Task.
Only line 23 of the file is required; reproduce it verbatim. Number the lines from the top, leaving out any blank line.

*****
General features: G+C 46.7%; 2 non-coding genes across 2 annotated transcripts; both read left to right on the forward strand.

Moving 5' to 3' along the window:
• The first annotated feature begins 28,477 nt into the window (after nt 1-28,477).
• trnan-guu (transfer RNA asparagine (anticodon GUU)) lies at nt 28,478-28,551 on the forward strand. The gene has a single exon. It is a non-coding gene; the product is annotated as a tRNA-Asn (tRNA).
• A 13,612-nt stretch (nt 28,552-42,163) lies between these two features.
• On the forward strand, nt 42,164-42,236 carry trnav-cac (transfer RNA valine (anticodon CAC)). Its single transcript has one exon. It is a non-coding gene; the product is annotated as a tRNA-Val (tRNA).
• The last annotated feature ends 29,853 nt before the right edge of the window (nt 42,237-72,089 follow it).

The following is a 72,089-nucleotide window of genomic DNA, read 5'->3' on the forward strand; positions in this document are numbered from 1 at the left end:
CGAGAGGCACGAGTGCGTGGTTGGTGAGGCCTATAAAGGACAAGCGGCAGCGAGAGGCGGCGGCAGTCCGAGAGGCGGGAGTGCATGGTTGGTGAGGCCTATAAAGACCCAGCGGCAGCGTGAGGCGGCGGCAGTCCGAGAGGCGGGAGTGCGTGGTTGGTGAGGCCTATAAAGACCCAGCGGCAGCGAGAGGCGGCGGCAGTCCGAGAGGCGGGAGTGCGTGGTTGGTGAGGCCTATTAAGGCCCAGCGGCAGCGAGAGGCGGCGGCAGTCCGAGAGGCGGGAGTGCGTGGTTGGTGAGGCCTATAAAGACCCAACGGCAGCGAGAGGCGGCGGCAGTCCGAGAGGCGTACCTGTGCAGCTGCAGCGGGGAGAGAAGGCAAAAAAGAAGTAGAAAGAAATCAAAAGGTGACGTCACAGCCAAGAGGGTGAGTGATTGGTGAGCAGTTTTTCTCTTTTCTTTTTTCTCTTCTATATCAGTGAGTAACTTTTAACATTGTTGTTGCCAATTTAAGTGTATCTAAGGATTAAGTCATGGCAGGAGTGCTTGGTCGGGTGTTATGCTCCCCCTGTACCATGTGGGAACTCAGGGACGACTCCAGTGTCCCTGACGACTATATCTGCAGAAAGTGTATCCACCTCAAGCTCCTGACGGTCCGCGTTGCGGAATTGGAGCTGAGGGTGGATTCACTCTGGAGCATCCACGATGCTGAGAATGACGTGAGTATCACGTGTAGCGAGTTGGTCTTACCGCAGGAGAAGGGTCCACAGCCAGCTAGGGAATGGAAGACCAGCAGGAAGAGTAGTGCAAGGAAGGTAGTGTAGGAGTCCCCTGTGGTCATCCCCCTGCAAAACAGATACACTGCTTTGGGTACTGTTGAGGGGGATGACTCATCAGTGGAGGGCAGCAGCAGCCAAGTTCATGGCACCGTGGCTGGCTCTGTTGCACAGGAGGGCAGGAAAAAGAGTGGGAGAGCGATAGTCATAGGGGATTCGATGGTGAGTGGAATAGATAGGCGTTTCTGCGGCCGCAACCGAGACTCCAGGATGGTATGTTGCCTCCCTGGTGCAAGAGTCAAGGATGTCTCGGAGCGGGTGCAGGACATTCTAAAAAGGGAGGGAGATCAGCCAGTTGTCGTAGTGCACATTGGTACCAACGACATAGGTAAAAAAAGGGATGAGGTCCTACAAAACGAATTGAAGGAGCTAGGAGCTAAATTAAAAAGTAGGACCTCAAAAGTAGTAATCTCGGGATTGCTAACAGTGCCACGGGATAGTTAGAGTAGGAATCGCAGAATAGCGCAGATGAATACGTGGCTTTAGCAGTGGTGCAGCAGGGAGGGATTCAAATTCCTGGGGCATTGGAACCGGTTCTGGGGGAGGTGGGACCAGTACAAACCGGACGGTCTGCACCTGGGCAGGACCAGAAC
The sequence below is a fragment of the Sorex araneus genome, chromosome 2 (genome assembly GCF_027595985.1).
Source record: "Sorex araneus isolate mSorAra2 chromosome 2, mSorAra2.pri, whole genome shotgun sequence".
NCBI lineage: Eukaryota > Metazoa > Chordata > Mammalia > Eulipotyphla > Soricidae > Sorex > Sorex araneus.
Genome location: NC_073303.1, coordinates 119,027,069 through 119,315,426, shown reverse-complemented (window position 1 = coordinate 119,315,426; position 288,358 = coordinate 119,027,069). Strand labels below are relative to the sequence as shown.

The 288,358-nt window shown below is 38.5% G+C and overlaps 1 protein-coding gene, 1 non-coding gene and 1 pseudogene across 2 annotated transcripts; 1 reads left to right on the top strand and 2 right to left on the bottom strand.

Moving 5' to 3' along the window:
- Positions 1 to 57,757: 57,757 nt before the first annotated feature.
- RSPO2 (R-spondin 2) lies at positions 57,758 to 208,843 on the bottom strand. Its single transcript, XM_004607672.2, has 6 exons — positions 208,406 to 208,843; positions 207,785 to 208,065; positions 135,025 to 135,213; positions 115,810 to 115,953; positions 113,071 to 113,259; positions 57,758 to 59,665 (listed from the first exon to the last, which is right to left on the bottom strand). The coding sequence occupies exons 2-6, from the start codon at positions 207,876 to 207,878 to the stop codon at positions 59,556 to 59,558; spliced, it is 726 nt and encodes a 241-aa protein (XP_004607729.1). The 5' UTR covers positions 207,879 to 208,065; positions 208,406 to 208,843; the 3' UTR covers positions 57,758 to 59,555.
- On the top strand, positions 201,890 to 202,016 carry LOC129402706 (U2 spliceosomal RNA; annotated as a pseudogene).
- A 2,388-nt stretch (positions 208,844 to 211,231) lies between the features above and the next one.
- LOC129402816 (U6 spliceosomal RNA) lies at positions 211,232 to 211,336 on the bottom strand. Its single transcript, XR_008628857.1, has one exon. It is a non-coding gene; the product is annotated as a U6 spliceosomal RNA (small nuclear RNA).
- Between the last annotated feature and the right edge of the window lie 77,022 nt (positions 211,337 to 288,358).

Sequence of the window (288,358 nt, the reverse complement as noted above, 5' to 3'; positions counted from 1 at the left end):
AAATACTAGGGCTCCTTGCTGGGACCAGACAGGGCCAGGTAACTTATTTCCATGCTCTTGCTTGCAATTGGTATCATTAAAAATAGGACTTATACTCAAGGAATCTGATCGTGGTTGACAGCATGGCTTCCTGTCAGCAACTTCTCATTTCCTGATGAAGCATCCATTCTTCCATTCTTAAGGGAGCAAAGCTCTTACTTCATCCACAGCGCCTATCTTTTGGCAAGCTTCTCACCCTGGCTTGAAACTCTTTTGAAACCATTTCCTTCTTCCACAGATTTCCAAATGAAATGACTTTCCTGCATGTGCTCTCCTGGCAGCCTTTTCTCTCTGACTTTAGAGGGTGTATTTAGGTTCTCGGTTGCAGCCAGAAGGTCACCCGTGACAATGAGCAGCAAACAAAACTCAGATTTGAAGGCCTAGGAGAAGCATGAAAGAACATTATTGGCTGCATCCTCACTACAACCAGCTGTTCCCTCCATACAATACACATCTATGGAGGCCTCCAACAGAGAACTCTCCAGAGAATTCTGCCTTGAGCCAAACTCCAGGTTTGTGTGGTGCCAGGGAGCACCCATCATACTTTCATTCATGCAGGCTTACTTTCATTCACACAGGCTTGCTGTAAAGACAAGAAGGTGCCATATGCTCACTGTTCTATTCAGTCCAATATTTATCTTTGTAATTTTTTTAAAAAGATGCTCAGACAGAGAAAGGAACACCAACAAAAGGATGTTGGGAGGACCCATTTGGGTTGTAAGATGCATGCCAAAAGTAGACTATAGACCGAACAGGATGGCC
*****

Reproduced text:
AAATACTAGGGCTCCTTGCTGGGACCAGACAGGGCCAGGTAACTTATTTCCATGCTCTTGCTTGCAATTGGTATCATTAAAAATAGGACTTATACTCAAGGAATCTGATCGTGGTTGACAGCATGGCTTCCTGTCAGCAACTTCTCATTTCCTGATGAAGCATCCATTCTTCCATTCTTAAGGGAGCAAAGCTCTTACTTCATCCACAGCGCCTATCTTTTGGCAAGCTTCTCACCCTGGCTTGAAACTCTTTTGAAACCATTTCCTTCTTCCACAGATTTCCAAATGAAATGACTTTCCTGCATGTGCTCTCCTGGCAGCCTTTTCTCTCTGACTTTAGAGGGTGTATTTAGGTTCTCGGTTGCAGCCAGAAGGTCACCCGTGACAATGAGCAGCAAACAAAACTCAGATTTGAAGGCCTAGGAGAAGCATGAAAGAACATTATTGGCTGCATCCTCACTACAACCAGCTGTTCCCTCCATACAATACACATCTATGGAGGCCTCCAACAGAGAACTCTCCAGAGAATTCTGCCTTGAGCCAAACTCCAGGTTTGTGTGGTGCCAGGGAGCACCCATCATACTTTCATTCATGCAGGCTTACTTTCATTCACACAGGCTTGCTGTAAAGACAAGAAGGTGCCATATGCTCACTGTTCTATTCAGTCCAATATTTATCTTTGTAATTTTTTTAAAAAGATGCTCAGACAGAGAAAGGAACACCAACAAAAGGATGTTGGGAGGACCCATTTGGGTTGTAAGATGCATGCCAAAAGTAGACTATAGACCGAACAGGATGGCC